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'Saturday Night Live' about to get Latino twist: Hispanic writer joins cast

Amy Poehler and Horatio Sanz in an October 2005 file photo.

Amy Poehler and Horatio Sanz in an October 2005 file photo.  (2005 NBC)

The news that “Saturday Night Live” hired its first Latina cast member in the show’s 41-season history was met with applause and a chorus of "at lasts" from fans and advocacy groups that had mounted protests and met with show producers to complain about its lack of diversity.

But the the longtime NBC comedy sketch show wasn't quite finished making changes in this regard, and on Tuesday, an "SNL" representative confirmed to Fox News Latino that the show took on a full-time Latino writer as well. The New York-based comedian, Julio Torres, a Salvadoran who also happens to be gay, has been promoted after a year as a guest writer and joins new cast member Melissa Villaseñor.

While they celebrate this historic moment in "SNL" history, Latino advocates also point out that the move comes only after several years of outcry over the lack of Hispanic talent on the show – an omission that was amplified when Republican presidential nominee Donald Trump, who angered many Hispanic activists with his anti-immigrant rhetoric, was chosen to appear on the show as a guest host late last year.

“It highlighted the situation exponentially,” Axel Caballero, the executive director for the National Association of Latino Independent Producers (NALIP), told Fox News Latino on Tuesday. “When you looked at ‘SNL’ and the representation in front and behind the camera, it just magnified the situation.”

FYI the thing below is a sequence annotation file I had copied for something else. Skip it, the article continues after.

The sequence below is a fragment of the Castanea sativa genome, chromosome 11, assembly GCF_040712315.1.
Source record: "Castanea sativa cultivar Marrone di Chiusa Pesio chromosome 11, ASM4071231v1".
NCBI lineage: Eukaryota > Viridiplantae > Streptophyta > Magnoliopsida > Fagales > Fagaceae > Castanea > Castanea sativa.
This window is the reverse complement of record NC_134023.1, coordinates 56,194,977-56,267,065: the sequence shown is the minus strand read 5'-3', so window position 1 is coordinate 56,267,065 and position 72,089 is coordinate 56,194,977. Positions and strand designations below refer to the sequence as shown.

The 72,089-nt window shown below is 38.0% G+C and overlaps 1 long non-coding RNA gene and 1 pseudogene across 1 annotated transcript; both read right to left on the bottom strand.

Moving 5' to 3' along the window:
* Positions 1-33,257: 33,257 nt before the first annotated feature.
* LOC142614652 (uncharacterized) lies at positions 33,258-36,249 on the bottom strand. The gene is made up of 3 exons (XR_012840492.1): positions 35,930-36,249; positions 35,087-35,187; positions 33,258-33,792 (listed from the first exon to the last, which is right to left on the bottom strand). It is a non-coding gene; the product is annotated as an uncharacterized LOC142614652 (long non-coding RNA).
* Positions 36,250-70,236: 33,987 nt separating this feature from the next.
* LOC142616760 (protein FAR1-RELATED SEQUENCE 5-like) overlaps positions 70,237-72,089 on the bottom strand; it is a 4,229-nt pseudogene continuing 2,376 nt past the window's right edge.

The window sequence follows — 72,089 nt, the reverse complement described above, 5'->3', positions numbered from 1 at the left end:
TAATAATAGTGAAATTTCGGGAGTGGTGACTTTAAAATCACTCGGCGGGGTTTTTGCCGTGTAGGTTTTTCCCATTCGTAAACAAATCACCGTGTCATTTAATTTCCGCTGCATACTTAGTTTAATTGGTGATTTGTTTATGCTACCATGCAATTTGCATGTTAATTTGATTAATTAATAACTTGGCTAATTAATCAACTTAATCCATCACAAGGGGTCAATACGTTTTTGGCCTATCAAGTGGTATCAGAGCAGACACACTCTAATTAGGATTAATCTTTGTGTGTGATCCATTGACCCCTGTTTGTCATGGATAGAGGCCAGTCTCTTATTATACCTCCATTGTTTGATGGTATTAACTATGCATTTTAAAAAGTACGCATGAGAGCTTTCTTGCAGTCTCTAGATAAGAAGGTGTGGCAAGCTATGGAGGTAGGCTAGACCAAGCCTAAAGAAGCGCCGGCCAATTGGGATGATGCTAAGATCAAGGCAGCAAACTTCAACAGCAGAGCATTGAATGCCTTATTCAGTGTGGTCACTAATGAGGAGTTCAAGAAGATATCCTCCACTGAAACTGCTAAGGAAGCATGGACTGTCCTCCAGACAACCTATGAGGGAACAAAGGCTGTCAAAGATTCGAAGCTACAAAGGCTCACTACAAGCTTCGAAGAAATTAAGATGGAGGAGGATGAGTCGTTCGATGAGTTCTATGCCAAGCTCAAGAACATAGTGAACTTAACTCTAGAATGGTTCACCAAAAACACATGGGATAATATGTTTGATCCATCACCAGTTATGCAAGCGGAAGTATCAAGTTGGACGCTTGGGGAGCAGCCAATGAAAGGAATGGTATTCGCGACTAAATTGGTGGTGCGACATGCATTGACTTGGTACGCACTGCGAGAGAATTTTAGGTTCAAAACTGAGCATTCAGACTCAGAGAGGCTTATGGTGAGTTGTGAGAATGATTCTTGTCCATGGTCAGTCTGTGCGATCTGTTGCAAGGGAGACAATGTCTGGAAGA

For several years, groups like NALIP, the National Hispanic Media Coalition (NHMC), the National Hispanic Foundation and the League of United Latin American Citizens (LULAC) have been trying to get more cast members of Hispanic descent on the show. In the show's history, there are have only two – Horatio Sanz and Fred Armisen – in 41 seasons.

Talks with NBC and show executives proved fruitless, they say, with the network using excuses like a lack of prominent comedians of color, to skirt around the issue. 

However, late last year the invitation to Trump helped rally hundreds of people to protests outside 30 Rockefeller Plaza – the home of NBC and “Saturday Night Live” – and the network began to listen.

“We took great exception to [Trump's appearance] ... and it was very clear to them that we were upset, that it wasn’t something that was going to go away,” Alex Nogales, president of the National Hispanic Media Coalition, told FNL, adding that members of the U.S. Hispanic Caucus and business leaders also joined in the effort.

A few weeks after the protests, Latino groups met with show and network executives in Washington, D.C., to express why Hispanic representation in front and behind the camera was critical to the show’s ongoing success.

“It was indefensible," said Felix Sanchez, founder and CEO of the National Hispanic Federation of the Arts. "They had to respond because it was very hard to justify why this was occurring. How can you profess diversity when the largest ethnic minority in the United States is completely blacked out – or complete browned out?”

Aside from confirming that Villaseñor and Torres have been hired, the network would not comment further to FNL on the timing or the controversy surrounding the show’s diversity.

“When we found out that Melissa had been chosen, it was absolutely positive reaction all around. I think it was the first time that we thought they’re really trying,” Caballeros said.

The sense of accomplishment and joy was echoed by Nogales and Sanchez, who said the new talent on the long-running show is a real step forward.

Sanchez said that Villaseñor and Torres will have a “seat at the table” where they can be heard and express nuances that might have not been acknowledged beforehand.

“They now have full license to interpret events that reflect not only their identity but also the American identity at large, and it just adds to the growing mosaic of opinion and authenticity that they can bring to the table,” he said. “It doesn’t mean that all ills will be cured, but it’s a complete step in the right direction. It just took 41 years to get there.”

With Villaseñor and Torres onboard, the hope is that other networks take notice and see that investing in Latinos is imperative to success.

As for their work on the show, the imperative from all sides is, “Just be funny.”

Lucia I. Suarez Sang is a Reporter for FoxNews.com.

Follow her on Twitter @luciasuarezsang

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